Home https://server7.kproxy.com/servlet/redirect.srv/sruj/smyrwpoii/p2/ World https://server7.kproxy.com/servlet/redirect.srv/sruj/smyrwpoii/p2/ The painting returns 87 years after the Nazis stole it from a Jewish family in Berlin

The painting returns 87 years after the Nazis stole it from a Jewish family in Berlin

Decades after the Nazis looted works of art from a Jewish family fleeing Germany in 1933, the painting was returned to its legal heirs.
The painting of two young skaters, “Winter” by American Impressionist Gary Melchers, is one of more than 200 works of art seized by the Nazis when the Moss family fled their homes.

The wealthy family in Berlin spoke out against the rise of the Nazis early in their newspaper, the Berliner Tageblatt. The negative attention sparked Moss’s anger at the Nazis, who publicly criticized the family and later looted their extensive art collection.

After 87 years, “Winter”
; was returned to her heirs on Thursday at a repatriation ceremony at the FBI office in Albany, New York.

“Mose’s family lost almost everything because they were Jewish, but they did not lose hope,” said U.S. Attorney Antoinette T. Bacon at a news conference. “While this certainly does not remove the pain suffered by the Moss, I hope it provides the family with some justice.”

In the 1930s and 1940s, the Nazi regime stole thousands of works of art from Jewish families or forced owners to sell them for a fraction of their value when the owners fled the country. The database of looted artifacts includes more than 25,000 objects, but experts say the number of stolen pieces is much higher.

Rudolf Mose was a prominent publisher from a well-known family. He bought the painting – also known as “Figure skaters” and “Snow” – directly from the artist in 1900 at the Great Berlin Art Exhibition.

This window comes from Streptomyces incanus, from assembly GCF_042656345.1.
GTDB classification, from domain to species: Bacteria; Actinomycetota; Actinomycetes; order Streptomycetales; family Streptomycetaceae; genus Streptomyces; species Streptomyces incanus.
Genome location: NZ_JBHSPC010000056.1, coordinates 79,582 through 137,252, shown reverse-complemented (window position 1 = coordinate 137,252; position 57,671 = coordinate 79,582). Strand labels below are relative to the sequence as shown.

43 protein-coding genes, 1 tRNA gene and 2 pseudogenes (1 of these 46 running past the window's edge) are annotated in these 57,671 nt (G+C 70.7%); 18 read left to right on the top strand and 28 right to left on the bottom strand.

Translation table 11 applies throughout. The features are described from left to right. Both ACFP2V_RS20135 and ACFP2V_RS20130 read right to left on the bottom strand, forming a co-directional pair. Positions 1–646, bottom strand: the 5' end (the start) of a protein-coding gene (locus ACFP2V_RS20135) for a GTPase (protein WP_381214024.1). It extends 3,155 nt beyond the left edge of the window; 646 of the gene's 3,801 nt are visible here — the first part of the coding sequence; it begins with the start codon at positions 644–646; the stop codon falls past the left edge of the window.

Mose died in 1920, and the family’s collection and publications were passed on to his daughter when his wife died in 1924, according to federal court documents.

When the Nazis came to power, the family headed to the United States. Little did they know, and so did Winter, Bacon said.

The painting went from the Nazis to a number of people before businessman Bartlett Arkel bought it from a prominent gallery in 1934. There is no evidence that Arkel knew the painting had been stolen, Bacon said.

Since 1934, the painting has been housed in the Arkell Museum in Canajoharie, New York.

When the museum learned that the painting had been taken illegally, it handed over the art to the FBI in 2019.

Now the painting is with the Mose Foundation, which represents the other heirs of Felicia Lachmann-Mose, Rudolf’s only daughter.

Since 2011, the Mose Art Restoration Project has been working to restore more than 1,000 works of art stolen by the Nazis, President Roger Strauch told a news conference.

“This was one of the first major alienations undertaken by the Nazis, a model for what has unfortunately become a well-oiled machine,” Strauch, Rudolf Mose’s great-grandson, said Thursday.

“Winter is worth about hundreds of thousands, but the figure will be determined at auction,” said Strauch. The painting is expected to be sold at auction by Sotheby’s.

So far, Strauch has said there are three dozen successful restitutions of more than 50 Mose pieces. But there is still work to be done, he added.

There are eight ongoing restitutions in Poland, Sweden, Germany, Israel and the United States, he said.

“Although hundreds of thousands of works of art are believed to have been stolen by the Nazis, our office is extremely proud to help even one mistake made during this evil period in world history,” said FBI Assistant Special Agent Peter Magneto in the press conference.

“We may have played a small role in a huge effort, but we will forever recognize the greatness of this work, and we are really proud to be able to return this painting to its rightful owners,” he said.

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